You dont get added points for getting a deal done at the winter meetings, Hahn said. Our goal is to have the best roster we can have come opening day. If that means we acquired a player in the final days of November or the final days of January, that doesnt matter to us come April.

White Sox Talk Podcast: National media fails to recognize White Sox as 2005 champs


White Sox Talk Podcast: National media fails to recognize White Sox as 2005 champs

Chuck Garfien, Slavko Bekovic and Chris Kamka react to the national media blunders that failed to recognize the White Sox as 2005 World Series champions. 

Later, the guys discuss Jerry Reinsdorf's comments about cheering for the Cubs and break down what it takes to beat the Indians. 

Check out the latest edition of the White Sox Talk Podcast below: 

White Sox: Chris Getz's new player development role is to carry out 'vision of the scouts'

White Sox: Chris Getz's new player development role is to carry out 'vision of the scouts'

He may be limited on experience, but Chris Getz already has a strong idea about player development.

Getz -- who on Friday was named the White Sox director of player development -- worked the past two seasons as an assistant to baseball operations in player development for the Kansas City Royals. A fourth-round pick of the White Sox in the 2005 amateur draft, Getz replaces Nick Capra, who earlier this month was named the team’s third-base coach. A quick learner whom a baseball source said the Royals hoped to retain, Getz described his new position as being “very task oriented.”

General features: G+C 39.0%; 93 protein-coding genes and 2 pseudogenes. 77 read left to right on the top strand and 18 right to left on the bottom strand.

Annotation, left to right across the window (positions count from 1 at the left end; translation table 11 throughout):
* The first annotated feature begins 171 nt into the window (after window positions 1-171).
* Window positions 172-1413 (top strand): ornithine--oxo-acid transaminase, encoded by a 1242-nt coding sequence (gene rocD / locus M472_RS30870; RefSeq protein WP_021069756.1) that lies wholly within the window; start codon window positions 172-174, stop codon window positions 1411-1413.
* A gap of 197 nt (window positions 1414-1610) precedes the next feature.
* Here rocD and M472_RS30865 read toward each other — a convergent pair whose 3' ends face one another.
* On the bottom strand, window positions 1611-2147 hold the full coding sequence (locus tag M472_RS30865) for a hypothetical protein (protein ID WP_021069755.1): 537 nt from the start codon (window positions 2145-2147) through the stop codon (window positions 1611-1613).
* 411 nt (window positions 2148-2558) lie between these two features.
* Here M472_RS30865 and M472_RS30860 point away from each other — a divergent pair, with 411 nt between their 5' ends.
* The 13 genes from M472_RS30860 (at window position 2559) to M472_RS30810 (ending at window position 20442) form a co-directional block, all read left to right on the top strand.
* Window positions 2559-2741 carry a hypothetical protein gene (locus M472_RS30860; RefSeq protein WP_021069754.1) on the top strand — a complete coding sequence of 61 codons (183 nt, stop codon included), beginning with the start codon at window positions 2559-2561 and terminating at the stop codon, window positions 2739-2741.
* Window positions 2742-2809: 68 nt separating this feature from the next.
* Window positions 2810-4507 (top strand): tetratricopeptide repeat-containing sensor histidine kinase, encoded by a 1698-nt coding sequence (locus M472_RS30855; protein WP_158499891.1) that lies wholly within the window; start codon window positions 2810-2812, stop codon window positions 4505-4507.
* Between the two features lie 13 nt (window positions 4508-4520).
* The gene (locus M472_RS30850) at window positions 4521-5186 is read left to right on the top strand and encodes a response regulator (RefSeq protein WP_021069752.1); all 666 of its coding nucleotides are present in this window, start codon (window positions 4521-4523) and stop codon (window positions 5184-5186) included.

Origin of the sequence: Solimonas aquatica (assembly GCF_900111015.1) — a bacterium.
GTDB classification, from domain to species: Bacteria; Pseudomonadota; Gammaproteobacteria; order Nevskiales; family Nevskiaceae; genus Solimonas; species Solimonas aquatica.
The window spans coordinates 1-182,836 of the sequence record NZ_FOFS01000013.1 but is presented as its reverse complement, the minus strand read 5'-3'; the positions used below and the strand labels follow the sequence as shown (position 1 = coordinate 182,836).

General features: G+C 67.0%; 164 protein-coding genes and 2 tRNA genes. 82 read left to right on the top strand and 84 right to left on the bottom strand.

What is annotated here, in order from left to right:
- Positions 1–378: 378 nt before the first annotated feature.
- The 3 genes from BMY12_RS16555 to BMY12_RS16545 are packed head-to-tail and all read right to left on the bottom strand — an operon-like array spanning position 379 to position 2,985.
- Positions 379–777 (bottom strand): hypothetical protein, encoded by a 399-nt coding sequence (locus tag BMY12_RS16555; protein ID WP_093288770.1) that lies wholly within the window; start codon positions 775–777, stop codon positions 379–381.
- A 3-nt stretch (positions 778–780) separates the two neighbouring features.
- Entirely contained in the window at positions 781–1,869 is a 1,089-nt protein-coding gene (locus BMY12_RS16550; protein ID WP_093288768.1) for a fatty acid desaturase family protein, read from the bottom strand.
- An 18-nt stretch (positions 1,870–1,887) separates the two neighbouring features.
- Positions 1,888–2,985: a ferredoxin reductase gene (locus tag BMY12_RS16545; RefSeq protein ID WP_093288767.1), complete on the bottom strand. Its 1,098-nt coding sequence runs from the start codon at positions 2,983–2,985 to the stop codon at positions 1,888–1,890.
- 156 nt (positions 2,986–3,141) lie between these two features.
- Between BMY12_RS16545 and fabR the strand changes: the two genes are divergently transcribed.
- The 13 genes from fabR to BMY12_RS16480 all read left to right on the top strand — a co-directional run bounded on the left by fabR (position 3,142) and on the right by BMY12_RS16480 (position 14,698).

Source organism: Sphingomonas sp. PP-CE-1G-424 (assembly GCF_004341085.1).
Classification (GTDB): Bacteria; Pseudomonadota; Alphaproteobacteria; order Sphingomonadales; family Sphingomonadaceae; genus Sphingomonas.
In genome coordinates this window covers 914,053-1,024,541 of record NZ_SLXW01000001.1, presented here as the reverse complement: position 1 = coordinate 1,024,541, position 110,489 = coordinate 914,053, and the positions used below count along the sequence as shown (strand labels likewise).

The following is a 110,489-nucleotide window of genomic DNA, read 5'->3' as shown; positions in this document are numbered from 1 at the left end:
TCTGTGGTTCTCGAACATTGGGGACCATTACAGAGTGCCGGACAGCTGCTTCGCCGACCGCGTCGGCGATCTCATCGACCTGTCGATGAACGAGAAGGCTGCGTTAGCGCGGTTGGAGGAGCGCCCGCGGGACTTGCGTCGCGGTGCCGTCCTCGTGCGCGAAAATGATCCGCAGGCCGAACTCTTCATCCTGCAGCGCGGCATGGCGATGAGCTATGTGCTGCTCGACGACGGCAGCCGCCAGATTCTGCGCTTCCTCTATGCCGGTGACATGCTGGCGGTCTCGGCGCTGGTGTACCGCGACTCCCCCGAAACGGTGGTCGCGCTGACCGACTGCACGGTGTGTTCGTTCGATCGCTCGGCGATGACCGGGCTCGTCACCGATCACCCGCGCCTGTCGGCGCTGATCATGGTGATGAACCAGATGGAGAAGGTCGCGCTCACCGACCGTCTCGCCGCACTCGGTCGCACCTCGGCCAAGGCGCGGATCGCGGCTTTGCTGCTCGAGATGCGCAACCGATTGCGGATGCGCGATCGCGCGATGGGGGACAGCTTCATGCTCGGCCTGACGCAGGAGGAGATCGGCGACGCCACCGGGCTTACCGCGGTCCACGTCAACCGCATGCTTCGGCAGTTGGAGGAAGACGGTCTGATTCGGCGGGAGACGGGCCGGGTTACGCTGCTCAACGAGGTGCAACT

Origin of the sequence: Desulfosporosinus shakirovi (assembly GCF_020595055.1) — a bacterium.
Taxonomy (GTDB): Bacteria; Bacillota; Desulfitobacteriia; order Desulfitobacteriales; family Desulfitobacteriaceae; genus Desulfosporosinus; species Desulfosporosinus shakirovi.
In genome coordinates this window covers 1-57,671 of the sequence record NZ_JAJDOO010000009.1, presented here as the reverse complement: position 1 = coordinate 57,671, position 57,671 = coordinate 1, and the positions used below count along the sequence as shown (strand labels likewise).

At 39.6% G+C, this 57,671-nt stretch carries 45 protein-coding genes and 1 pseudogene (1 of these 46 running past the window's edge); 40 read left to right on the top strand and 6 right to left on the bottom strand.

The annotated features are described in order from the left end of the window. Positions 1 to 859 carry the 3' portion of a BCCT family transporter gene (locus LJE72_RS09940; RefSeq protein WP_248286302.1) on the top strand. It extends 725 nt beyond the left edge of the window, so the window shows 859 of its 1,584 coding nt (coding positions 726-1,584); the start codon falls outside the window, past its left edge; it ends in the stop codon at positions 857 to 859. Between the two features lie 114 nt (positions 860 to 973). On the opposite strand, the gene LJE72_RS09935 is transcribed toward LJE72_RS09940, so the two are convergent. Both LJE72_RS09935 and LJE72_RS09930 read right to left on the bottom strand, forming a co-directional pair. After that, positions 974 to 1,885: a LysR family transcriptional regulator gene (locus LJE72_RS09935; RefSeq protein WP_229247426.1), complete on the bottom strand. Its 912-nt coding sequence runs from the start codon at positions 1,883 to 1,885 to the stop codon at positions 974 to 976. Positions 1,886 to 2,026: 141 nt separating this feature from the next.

“(The job) is carrying out the vision of the scouts,” Getz said. “The players identified by the scouts and then they are brought in and it’s a commitment by both the player and staff members to create an environment for that player to reach their ceiling.

“It’s a daily process.”

Getz, a University of Michigan product, played for the White Sox in 2008 and 2009 before he was traded to the Royals in a package for Mark Teahen in 2010. Previously drafted by the White Sox in 2002, he described the organization as “something that always will be in my DNA.”

[SHOP: Gear up, White Sox fans!]​

Getz stayed in Kansas City through 2013 and began to consider a front-office career as his playing career wound down. His final season in the majors was with the Toronto Blue Jays in 2014.

Royals general manager Dayton Moore hired Getz as an assistant to baseball operations in January 2015 and he quickly developed a reputation as both highly intelligent and likeable, according to a club source.

“He is extremely well-regarded throughout the game, and we believe he is going to have a positive impact on the quality of play from rookie ball through Chicago,” GM Rick Hahn said.

Getz had as many as four assistant GMs ahead of him with the Royals, who couldn’t offer the same kind of position as the White Sox did. Getz spent the past week meeting with other members of the White Sox player development staff and soon will head to the team’s Dominican Republic academy. After that he’ll head to the Arizona Fall League as he becomes familiar with the department. Though he’s still relatively new, Getz knows what’s expected of his position.

“It’s focused on what’s in front of you,” Getz said. “Player development people are trying to get the player better every single day.”

“With that being said, the staff members need to be creative in their thinking. They need to be innovative at times. They need to know when to press the gas or pump the brakes. They need to be versatile in all these different areas.”